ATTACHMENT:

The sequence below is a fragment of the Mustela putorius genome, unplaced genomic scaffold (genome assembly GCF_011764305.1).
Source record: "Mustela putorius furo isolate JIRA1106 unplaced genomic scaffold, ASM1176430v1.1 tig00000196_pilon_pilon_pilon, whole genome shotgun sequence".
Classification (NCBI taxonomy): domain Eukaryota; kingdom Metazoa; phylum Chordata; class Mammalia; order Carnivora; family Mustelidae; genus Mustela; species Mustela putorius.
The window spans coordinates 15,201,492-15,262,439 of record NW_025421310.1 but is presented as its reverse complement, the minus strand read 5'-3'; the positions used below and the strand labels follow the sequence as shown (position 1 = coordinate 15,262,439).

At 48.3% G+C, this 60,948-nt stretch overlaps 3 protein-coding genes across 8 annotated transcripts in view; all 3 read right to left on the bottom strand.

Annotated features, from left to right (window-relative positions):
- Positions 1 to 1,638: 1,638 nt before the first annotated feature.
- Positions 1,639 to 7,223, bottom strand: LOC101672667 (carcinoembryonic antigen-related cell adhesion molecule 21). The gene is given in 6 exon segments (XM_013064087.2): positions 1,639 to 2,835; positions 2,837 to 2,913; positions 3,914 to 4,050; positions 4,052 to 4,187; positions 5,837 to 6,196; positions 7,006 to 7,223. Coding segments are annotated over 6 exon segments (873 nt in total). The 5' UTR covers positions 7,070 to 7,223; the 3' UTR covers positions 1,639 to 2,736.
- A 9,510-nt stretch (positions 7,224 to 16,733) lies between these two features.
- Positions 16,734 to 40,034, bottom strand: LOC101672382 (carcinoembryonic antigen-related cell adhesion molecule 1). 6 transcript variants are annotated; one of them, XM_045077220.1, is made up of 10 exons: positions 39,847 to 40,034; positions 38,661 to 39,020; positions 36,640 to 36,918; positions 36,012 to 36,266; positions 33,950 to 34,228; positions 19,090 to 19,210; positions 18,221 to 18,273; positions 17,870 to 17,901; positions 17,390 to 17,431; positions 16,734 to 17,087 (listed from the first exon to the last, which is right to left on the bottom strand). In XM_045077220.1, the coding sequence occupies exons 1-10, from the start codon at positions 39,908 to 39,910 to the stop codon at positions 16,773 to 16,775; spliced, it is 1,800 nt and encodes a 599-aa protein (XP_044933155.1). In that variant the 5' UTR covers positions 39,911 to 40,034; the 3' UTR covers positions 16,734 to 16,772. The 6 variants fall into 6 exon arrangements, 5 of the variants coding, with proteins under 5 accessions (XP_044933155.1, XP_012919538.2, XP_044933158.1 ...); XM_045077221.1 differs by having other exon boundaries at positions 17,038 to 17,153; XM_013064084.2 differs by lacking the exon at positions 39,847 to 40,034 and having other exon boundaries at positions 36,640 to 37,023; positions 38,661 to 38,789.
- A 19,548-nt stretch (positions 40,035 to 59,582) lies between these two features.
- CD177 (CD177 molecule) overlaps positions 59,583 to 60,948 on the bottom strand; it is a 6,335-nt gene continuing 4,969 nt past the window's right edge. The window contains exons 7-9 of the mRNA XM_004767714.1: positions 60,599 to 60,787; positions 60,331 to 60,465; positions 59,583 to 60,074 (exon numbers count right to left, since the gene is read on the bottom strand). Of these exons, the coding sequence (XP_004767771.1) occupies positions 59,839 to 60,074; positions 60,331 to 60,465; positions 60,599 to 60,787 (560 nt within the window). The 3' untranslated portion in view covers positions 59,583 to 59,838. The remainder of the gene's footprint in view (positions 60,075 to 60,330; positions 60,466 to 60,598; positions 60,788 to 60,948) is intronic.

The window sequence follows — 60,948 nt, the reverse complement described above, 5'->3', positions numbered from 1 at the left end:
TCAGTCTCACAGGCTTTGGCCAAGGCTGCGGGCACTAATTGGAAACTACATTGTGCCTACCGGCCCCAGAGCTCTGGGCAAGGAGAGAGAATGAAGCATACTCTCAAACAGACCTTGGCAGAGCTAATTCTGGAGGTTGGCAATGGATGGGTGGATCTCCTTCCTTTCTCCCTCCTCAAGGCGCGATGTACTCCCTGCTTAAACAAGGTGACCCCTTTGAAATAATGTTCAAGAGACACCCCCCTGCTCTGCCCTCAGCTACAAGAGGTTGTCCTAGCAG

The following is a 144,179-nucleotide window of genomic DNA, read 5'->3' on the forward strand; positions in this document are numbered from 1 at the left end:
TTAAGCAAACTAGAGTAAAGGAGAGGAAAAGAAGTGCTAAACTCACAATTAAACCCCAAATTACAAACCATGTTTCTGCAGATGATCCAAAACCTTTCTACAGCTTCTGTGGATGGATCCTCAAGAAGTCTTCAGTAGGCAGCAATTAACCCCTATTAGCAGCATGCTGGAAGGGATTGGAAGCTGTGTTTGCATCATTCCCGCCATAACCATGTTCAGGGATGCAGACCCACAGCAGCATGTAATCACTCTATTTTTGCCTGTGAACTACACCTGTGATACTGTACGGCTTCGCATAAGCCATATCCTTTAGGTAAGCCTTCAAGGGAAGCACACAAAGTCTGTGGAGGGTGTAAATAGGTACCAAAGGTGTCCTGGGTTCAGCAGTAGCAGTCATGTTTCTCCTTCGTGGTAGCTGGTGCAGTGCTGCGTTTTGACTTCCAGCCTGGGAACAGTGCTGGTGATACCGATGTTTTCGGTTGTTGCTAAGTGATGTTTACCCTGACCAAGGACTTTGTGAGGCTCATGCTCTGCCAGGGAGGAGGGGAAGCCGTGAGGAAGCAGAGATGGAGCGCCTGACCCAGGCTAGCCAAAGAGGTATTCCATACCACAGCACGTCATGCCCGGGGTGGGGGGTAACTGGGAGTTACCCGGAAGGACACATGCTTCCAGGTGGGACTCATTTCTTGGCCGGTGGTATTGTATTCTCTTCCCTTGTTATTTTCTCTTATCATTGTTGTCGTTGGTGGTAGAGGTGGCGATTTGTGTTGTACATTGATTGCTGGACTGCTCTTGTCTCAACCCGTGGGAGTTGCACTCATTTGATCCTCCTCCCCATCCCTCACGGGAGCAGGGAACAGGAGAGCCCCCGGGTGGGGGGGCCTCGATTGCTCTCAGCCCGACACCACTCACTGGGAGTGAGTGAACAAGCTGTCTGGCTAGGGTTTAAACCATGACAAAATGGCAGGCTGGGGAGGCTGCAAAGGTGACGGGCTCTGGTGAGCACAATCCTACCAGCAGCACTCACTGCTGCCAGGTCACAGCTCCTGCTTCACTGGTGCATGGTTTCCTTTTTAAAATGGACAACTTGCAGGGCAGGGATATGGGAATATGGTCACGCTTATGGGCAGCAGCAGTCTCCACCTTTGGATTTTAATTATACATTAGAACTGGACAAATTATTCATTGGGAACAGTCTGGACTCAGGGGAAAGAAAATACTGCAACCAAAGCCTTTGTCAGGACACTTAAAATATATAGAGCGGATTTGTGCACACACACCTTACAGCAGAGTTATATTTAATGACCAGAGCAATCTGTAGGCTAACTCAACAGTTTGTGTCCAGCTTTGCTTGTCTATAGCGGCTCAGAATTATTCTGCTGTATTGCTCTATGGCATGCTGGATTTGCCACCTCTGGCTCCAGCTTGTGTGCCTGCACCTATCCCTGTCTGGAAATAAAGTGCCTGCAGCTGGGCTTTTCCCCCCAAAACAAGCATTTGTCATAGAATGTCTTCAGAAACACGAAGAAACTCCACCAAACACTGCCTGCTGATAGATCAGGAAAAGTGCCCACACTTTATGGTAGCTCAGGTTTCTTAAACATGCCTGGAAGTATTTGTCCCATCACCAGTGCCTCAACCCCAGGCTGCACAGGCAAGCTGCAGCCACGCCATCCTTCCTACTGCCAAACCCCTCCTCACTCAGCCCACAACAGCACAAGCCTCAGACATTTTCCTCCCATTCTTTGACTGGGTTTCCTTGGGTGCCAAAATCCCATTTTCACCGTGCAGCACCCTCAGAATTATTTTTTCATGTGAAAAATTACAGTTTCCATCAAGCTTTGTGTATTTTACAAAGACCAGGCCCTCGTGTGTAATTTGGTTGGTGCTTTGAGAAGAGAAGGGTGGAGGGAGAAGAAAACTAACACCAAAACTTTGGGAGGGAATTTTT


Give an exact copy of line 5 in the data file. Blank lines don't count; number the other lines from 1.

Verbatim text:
At 48.3% G+C, this 60,948-nt stretch overlaps 3 protein-coding genes across 8 annotated transcripts in view; all 3 read right to left on the bottom strand.